SV Accomplice Blog week 21 12/3/20 to 18/3/20
Tue 24 Mar 2020 12:23
At this moment we have abruptly changed from circumnavigators to refugees....but more of that later.
Low and behold no sooner had we let the Gods know our feelings the sky started to open up and cats paws of wind appeared and within a short time sails were set and we were sailing....at last. Were these the trade winds? The sky was decidedly different.....this was it, we were finally free of the doldrums and into the trade winds, happy days! And the sky and sea were blue!
The winds were from the south east and we set the mainsail and genoa and took the wind on the aft quarter. We then navigated a direct course to Hiva Oa. Over the days the wind backed to blowing from the east and the sail plan was changed to our two genoa’s wing a wing, sailing just off dead down wind.
We are in our stride now, eating away daily at this now 3200 nm passage to French Polynesia. The wind blew in the mid teens range and we were able to scuttle along at 5 to 6 knots. Gentle trade wind sailing. There was a swell running from the south and one building from the south east so make for a rolly sail with the sails occasionally having the wind knocked out of them.
Matthew has had his lines out every day fishing but without success. It’s time we had another fish meal, the fresh produce has now gone and we are down to the tinned food. We therefore bless the fishing lure before it goes into the sea, a few solemn words, and expect great things but disappointment is all we get.
I mention the tinned food. The fresh produce only really lasts us a week, some like carrots, potatoes and onions we eek out longer. We do come up with some very tasty meals all the same. Our favourite now is chick pea curry, this was started by Janice on the Atlantic crossing. Tins of chickpeas, mixed veg, coconut milk and some Thai red curry paste cooked together on a bed of rice, lovely. Then what is left over the next day gets put into a wrap and makes the lunch. Perfect.
I must admit though I think after this trip I don’t want to see it on the menu for a good while! We have had it quite a few times now, sometimes alternate day on the trot!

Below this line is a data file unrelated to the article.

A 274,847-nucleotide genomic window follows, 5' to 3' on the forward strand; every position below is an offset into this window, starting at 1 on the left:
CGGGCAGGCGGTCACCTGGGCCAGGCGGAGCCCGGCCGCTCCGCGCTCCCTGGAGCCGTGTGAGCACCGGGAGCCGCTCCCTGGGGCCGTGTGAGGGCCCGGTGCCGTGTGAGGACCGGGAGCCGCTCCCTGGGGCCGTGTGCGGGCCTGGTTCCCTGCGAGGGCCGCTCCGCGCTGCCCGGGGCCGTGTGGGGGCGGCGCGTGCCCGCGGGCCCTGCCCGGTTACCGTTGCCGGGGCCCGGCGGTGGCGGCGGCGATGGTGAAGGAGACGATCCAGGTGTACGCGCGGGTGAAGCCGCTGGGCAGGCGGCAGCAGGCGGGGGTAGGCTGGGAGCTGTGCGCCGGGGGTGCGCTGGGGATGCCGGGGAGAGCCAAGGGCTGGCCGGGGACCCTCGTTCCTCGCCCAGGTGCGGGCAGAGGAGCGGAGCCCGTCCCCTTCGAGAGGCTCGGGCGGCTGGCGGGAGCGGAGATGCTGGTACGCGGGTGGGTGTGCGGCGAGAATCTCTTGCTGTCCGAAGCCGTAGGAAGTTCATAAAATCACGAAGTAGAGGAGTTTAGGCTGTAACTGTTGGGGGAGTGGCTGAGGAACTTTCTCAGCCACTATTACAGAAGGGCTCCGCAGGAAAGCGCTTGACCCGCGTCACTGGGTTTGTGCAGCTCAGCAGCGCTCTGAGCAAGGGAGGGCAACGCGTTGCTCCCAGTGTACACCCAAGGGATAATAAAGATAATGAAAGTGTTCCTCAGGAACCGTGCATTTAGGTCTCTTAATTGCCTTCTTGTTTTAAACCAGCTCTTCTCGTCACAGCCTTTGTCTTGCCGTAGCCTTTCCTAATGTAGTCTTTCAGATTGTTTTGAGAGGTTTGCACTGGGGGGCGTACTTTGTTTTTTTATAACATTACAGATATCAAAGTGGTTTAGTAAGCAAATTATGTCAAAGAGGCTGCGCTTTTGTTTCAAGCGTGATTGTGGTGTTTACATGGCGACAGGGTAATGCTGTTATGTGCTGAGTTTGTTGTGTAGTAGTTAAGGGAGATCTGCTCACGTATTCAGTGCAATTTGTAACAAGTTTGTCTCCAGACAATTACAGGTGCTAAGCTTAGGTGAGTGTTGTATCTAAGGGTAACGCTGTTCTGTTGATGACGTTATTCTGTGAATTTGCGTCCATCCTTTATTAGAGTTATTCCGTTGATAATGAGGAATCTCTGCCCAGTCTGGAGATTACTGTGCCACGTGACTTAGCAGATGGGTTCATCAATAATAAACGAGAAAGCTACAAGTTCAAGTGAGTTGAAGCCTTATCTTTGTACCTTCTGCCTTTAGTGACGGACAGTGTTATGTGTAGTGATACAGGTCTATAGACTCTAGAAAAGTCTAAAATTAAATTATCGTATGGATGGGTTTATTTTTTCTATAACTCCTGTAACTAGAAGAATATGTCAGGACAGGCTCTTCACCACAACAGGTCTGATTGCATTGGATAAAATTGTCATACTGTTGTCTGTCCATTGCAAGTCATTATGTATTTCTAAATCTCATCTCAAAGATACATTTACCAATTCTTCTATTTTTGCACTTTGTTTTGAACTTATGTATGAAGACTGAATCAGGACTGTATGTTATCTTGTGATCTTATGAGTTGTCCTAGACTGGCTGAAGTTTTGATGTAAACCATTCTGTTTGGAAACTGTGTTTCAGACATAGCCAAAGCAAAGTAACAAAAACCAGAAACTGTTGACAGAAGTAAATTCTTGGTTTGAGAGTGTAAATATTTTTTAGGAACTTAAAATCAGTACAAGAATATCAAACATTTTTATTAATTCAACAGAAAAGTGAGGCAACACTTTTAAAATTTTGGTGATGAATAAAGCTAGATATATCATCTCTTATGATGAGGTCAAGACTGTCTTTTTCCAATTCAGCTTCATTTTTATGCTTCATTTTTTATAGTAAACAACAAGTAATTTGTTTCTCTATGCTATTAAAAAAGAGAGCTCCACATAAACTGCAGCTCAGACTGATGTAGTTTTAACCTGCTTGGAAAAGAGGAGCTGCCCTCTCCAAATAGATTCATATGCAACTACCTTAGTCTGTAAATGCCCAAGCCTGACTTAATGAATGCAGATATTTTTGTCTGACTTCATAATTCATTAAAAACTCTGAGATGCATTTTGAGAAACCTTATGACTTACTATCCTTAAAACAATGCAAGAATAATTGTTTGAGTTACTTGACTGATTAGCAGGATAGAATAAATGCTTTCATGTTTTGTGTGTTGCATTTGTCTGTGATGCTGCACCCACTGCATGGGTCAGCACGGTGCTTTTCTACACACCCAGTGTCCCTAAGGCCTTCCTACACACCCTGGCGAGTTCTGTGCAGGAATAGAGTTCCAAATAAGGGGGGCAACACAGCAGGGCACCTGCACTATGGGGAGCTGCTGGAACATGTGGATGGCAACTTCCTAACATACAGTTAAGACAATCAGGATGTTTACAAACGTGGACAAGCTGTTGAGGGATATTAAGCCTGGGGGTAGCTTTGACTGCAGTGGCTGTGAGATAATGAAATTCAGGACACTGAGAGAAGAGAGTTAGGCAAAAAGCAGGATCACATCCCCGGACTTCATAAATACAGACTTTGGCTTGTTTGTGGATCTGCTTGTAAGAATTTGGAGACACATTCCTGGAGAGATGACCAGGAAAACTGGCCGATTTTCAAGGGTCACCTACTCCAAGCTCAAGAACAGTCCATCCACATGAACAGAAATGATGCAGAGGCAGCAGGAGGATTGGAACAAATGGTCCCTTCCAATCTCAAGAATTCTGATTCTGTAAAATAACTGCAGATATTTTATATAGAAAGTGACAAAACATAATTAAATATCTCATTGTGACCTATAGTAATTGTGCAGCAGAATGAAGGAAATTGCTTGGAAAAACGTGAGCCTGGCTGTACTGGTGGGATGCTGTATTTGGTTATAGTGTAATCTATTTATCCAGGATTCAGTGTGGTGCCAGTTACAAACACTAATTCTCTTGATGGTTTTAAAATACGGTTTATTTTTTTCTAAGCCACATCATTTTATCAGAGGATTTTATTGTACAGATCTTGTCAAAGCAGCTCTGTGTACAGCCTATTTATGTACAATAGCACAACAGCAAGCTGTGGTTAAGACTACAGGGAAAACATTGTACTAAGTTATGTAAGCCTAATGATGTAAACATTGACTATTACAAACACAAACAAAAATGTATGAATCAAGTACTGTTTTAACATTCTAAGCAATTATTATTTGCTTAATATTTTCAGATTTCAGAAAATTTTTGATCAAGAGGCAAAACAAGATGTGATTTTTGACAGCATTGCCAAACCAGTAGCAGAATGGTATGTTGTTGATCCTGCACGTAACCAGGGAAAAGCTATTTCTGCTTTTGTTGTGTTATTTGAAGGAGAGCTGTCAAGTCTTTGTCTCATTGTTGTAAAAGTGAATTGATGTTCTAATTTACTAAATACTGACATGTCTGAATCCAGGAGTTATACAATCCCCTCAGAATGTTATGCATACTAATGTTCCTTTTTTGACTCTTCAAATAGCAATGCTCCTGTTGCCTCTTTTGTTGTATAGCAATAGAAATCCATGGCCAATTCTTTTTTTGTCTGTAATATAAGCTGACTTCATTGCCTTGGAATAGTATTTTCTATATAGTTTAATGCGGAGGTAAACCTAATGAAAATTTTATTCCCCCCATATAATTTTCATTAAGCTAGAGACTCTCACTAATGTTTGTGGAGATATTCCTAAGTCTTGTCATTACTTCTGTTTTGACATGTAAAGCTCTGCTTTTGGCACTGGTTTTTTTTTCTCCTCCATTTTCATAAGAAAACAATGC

Everyday the rally fleet touch base with one another and chat over the SSB radio, once in the morning and again in the late afternoon. It is a good opportunity to see how everyone is getting on and hear different voices. For the last 2 weeks we have only seen in the distance a cargo ship crossing our bow, that’s it no other sign of humanity. So it is good to have the contact over the radio.
It is over the radio that talk started to emerge of the spread or the Covid-19 virus and how the world was reacting to it.
Little did we know how this innocent talk about the virus would impact on us.
Matthew has been our master baker and Janet our cake maker, loose term. Matthew does his baking from scratch using individual ingredients whereas Janet opens the packet adds water throws it in the oven and just hopes it survives and something edible comes back out. Funny enough she has been successful to greater and lesser degrees.
With clearer skies at night the stars and constellations have shone brightly, an amazing array of twinkling lights with shooting stars firing off like rockets. I am laying here now in the cockpit on watch looking up into the night sky and marvelling at it. There is an bird in the darkness making a squeaking birdcall, the waves are gently lapping and one of the bloody sails is collapsing and is really getting on my wick now. I keep warning it if it carries on it’s going to be rolled in! The trouble is that the wind is light and the swell unseats the sails and they protest with a flap and flog. We could do with some proper wind but it is not forecast to happen so we just plod along. We had estimated that this would be a 21 day passage but we are now revising to maybe 22 or 23.
We listen daily to music, normally in the afternoon after the morning chores have been done and perhaps some cat-napping as well. Sometimes it’s loud and we have a good sing along, other times it’s mellow and just chilled.
In fact it’s chilled most of the time, a mixture of catching up on sleep, reading, catching up on sleep and....reading. Though it does get exciting sometimes especially when the fresh water pump springs into life without being asked but has gone unheard for a while. Shit, turn off the switch quickly. What it means is that it is pumping water out somewhere but not where it should like out of the taps. Lifting the floorboards reveals that in the swell the water bottles that are stored in the bilge had rammed a water pipe and disconnected it allowing water to pour out.As a result the bilge was swilling with water and had to be bailed out and dried. Just another day on the ocean really.
It’s been now 15 days since we left the Galapagos and we have sailed 2025 nautical miles, 8859 since we set sail from Southampton last August. We have 1082 to go on this passage or that is what we thought......
Andrew, Matthew and Janet
On passage to Hiva Oa,French Polynesia